WFH is here to stay so companies must plan accordingly. To maintain productivity, HR must open two-way communication. Empathy will be important and directly impact morale and motivation and hence productivity. HR has to also provide employees with a strong sense of purpose that drives them intrinsically. HR must also constantly remind employees to maintain focus, and link it to the larger vision. They must also ensure everybody on the team is on the same page, and at the same level. Offer 1: 1 support to employees who may not be in a position to be as productive as they were in office. This can be done by breaking down tasks into smaller activities, and also rewarding appropriately when needed. Offering flexibility is another very important aspect to give employees a comfort level.
Many of the strategies for increasing productivity at work might seem like we are moving away from our focus of work – but it’s been shown over and over again that happy, engaged employees are more efficient. You don’t need to spend thousands of rupees on high-end perks to foster this engagement, though.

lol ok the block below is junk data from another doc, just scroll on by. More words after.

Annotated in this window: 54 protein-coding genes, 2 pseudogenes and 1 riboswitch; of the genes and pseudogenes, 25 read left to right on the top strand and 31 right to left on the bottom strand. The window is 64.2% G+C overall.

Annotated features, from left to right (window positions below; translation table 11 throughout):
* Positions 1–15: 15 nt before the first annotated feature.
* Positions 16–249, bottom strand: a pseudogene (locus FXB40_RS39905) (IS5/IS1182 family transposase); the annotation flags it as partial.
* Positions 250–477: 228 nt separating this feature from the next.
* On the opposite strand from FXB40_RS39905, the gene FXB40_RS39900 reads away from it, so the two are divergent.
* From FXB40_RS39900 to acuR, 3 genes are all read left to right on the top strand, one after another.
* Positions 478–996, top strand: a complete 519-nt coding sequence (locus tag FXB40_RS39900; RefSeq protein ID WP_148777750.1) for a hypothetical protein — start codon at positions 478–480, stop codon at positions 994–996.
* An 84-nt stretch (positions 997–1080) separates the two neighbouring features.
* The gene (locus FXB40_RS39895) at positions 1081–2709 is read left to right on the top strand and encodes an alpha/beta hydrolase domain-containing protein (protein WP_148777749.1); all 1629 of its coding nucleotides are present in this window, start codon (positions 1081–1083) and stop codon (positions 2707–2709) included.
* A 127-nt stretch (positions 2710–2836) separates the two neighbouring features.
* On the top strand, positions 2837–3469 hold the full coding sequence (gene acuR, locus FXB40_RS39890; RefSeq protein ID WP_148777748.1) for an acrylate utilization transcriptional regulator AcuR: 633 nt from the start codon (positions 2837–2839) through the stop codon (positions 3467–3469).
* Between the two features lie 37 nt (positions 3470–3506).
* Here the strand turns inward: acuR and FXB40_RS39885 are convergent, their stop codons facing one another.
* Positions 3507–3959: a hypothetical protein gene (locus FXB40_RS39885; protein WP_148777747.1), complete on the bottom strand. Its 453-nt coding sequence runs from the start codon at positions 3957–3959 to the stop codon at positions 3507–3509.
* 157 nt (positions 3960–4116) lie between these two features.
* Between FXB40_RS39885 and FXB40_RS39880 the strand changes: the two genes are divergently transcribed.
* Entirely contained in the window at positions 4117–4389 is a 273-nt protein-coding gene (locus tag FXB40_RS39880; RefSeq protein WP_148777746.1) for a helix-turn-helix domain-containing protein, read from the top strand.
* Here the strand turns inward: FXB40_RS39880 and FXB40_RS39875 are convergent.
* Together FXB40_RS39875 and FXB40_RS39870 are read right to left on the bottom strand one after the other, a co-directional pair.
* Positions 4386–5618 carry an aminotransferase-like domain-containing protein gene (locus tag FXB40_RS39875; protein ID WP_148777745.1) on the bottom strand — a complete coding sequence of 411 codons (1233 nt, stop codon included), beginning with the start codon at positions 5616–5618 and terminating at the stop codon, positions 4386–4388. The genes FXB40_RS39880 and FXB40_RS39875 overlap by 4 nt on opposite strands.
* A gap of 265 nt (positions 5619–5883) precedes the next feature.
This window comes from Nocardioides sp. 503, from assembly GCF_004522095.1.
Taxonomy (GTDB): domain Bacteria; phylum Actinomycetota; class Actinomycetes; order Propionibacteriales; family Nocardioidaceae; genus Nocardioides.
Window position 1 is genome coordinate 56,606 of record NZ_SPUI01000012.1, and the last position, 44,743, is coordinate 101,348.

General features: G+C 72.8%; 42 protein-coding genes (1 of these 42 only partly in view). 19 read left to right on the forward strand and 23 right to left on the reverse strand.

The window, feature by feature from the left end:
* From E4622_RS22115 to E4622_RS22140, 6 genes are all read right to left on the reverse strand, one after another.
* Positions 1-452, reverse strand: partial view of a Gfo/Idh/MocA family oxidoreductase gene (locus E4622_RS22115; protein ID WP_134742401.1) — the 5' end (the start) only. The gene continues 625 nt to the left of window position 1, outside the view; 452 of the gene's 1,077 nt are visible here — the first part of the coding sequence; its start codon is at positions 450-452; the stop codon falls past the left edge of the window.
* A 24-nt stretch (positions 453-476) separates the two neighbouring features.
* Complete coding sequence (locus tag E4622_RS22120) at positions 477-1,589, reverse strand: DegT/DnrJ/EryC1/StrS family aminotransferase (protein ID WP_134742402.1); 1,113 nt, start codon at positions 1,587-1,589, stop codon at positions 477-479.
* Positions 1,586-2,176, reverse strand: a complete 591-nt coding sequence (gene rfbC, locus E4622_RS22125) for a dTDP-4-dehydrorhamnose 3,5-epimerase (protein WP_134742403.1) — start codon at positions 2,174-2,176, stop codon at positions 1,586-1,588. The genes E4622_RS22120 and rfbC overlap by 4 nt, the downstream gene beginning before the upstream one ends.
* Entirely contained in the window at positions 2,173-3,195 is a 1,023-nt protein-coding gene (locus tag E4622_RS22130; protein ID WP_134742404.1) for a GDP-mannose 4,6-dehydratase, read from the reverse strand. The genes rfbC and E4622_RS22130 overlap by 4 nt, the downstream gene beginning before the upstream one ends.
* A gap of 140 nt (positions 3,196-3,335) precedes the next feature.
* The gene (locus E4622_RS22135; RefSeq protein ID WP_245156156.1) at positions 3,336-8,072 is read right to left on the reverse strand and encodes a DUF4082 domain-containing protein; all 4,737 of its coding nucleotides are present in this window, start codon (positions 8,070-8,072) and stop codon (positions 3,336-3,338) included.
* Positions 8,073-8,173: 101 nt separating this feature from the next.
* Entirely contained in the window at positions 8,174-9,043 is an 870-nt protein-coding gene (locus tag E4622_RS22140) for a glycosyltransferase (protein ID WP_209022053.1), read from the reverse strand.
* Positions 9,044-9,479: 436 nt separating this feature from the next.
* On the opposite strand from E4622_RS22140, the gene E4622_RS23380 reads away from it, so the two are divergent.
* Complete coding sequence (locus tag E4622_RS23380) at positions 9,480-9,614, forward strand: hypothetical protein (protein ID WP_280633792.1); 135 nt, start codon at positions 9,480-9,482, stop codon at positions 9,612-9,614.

Here are some questions that will enable you to keep productivity a priority at all times:
What is our current productivity level?
What is the productivity goal with respect to the task/idea/process in question?
What initiatives will we need to put in place to train employees?
What are the parameters or tools that will we use to measure productivity?
How does this change impact our current performance management practices?
How often will we need to redefine productivity?
It may seem like a lot more work in the already ‘glass full’ situation for HR. Never-the-less, all these moves should be seen as a step forward and not a setback. HR has to hold the fort on these three fronts, at all times! At the end of the day, people are the biggest assets, and it is the responsibility of HR to push the boundaries of work culture so it’s more conducive to growth despite the state of affairs.
At Yellow Spark, we can help you audit your current practices and create an action plan to implement change. To know more please write to us at firstname.lastname@example.org
Author Profile: Deepam Yogi is an adventurer at heart, socially conscious in her gut and professionally a strategic consultant. She co-founded Yellow Spark to support organisations to build workplaces that people love being a part of. Deepam describes herself as a shy yet opinionated writer and firmly believes that most answers to complex issues lie in simple communication.